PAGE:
23 Americans Are Going to the World Cup and Not One Is Landon Donovan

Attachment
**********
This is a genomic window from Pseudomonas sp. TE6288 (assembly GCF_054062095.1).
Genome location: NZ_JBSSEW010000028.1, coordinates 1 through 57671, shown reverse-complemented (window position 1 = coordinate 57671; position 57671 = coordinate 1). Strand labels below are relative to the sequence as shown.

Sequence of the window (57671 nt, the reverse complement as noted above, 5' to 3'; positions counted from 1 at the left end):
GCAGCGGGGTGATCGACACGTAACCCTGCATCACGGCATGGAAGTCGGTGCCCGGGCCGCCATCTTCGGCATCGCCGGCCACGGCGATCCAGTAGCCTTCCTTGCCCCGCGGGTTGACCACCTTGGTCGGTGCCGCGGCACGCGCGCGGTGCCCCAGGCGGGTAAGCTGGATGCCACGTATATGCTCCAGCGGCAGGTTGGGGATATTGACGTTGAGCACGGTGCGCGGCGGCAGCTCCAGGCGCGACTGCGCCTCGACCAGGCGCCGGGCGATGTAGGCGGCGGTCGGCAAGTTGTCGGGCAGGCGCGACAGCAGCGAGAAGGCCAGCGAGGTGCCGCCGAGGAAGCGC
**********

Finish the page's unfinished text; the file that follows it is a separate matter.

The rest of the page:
23 Americans Are Going to the World Cup and Not One Is Landon Donovan Mashable We're using cookies to improve your experience. Click Here to find out more. Mashable Mashable Mashable Australia Mashable France Mashable India Mashable UK Sign in Like Follow Follow Mashable see more  > Search Videos Social Media Tech Business Entertainment World Lifestyle Watercooler Shop More Channels Videos Social Media Tech Business Entertainment World Lifestyle Watercooler Shop Company About Us Licensing & Reprints Archive Mashable Careers Contact Contact Us Submit News Advertise Advertise Legal Privacy Policy Terms of Use Cookie Policy Apps iPhone / iPad Android Resources Subscriptions Sites Mashable Shop Job Board Social Good Summit Entertainment Like Follow Follow 23 Americans Are Going to the World Cup and Not One Is Landon Donovan 742 Shares Share Tweet Share What's This? Aron Johannsson, center, of the U.S. celebrates with teammates after scoring a goal against Panama in a 2014 World Cup qualifying soccer match, in Panama City, Tuesday, Oct. 15, 2013. Image: Arnulfo Franco/Associated Press By Sam Laird 2014-05-22 22:44:28 UTC Alright, America: How much do you trust Jurgen Klinsmann? The United States Men's National Team ( USMNT ) coach unveiled his final 23-man roster for the 2014 World Cup on Thursday afternoon — much earlier than expected and well ahead of the June 2 deadline. The biggest news — which set the Internet atwitter but some of us saw coming — is that 2010 World Cup hero Landon Donovan didn't make the cut. See also: For USA World Cup Team, the Road to Brazil Starts at Stanford Klinsmann's roster, which U.S. Soccer says he won't formally submit to FIFA until the June 2 deadline, is as follows (club teams in parentheses): Goalkeepers (3): Brad Guzan (Aston Villa), Tim Howard (Everton), Nick Rimando (Real Salt Lake) Defenders (8): DaMarcus Beasley (Puebla), Matt Besler (Sporting Kansas City), John Brooks (Hertha Berlin), Geoff Cameron (Stoke City), Timmy Chandler (Nürnberg), Omar Gonzalez (LA Galaxy), Fabian Johnson (Borussia Mönchengladbach), DeAndre Yedlin (Seattle Sounders FC) Midfielders (8): Kyle Beckerman (Real Salt Lake), Alejandro Bedoya (Nantes), Michael Bradley (Toronto FC), Brad Davis (Houston Dynamo), Mix Diskerud (Rosenborg), Julian Green (Bayern Munich), Jermaine Jones (Besiktas), Graham Zusi (Sporting Kansas City) Forwards (4): Jozy Altidore (Sunderland), Clint Dempsey (Seattle Sounders FC), Aron Johannsson (AZ Alkmaar), Chris Wondolowski (San Jose Earthquakes) U.S. men's soccer coach Jurgen Klinsmann smiles as his team trains in preparation for the World Cup, Wednesday, May 21, 2014, in Stanford, Calif. Image: Marcio Jose Sanchez/Associated Press Here's what they look in human form — the 23 faces that will represent the United States in Brazil: Post by U.S. Soccer . Thirty players entered training camp, which began at Stanford University on May 14. The seven sent packing were Donovan, forward Terrence Boyd, midfielders Joe Corona and Maurice Edu, and defenders Brad Evans, Clarence Goodson and Michael Parkhurst. One note is that Klinsmann elected to keep Julian Green and DeAndre Yedlin — two hyper-talented but very young players who will likely play major roles in U.S. Soccer's future for years to come. Green, an 18-year-old Bayern Munich forward, famously committed his national team future to the U.S. over Germany (he's half-German) just this spring. Yedlin is a speedy, 20-year-old defender who plays for Major League Soccer 's Seattle Sounders. Klinsmann foreshadowed his Donovan exclusion in a conference call with reporters on May 12. The forward — who scored an all-time classic goal to put the United States through to the knockout stage in South Africa in 2010 — took a self-imposed hiatus from soccer in 2013, seriously jeopardizing his future USMNT prospects. "He deserves every compliment for that," Klinsmann said earlier this month of Donovan's status as the greatest American player in history. "I simply told him, 'If you take a break like that, you have to fight your way back into the picture.'" Never Forget the USMNT's 1994 World Cup Kits 1. Known as "the Denim Kit," the jerseys were made to look like denim. Yes, denim. Why? Because denim signifies America, of course. Shown here: United States national team forward Eric Wynalda (11), right, is congratulated by teammates after scoring the first USMNT goal in a 1994 World Cup group-play match against Switzerland, on June 18, 1994. The match ended in a 1-1 tie. Image: Lennox McLendon/Associated Press 2. These things have become major collectors' items for some, and have the high price tags to go with that status. Here's a relatively uninspired-looking replica listed for $185 on eBay. Here's a purportedly game-worn authentic one listed for $500 . Shown here: United States forward Ernie Stewart, second from left, joins teammates Tab Ramos (9) and Thomas Dooley, left, to celebrate Stewart's goal as Colombia goalkeeper Oscar Cor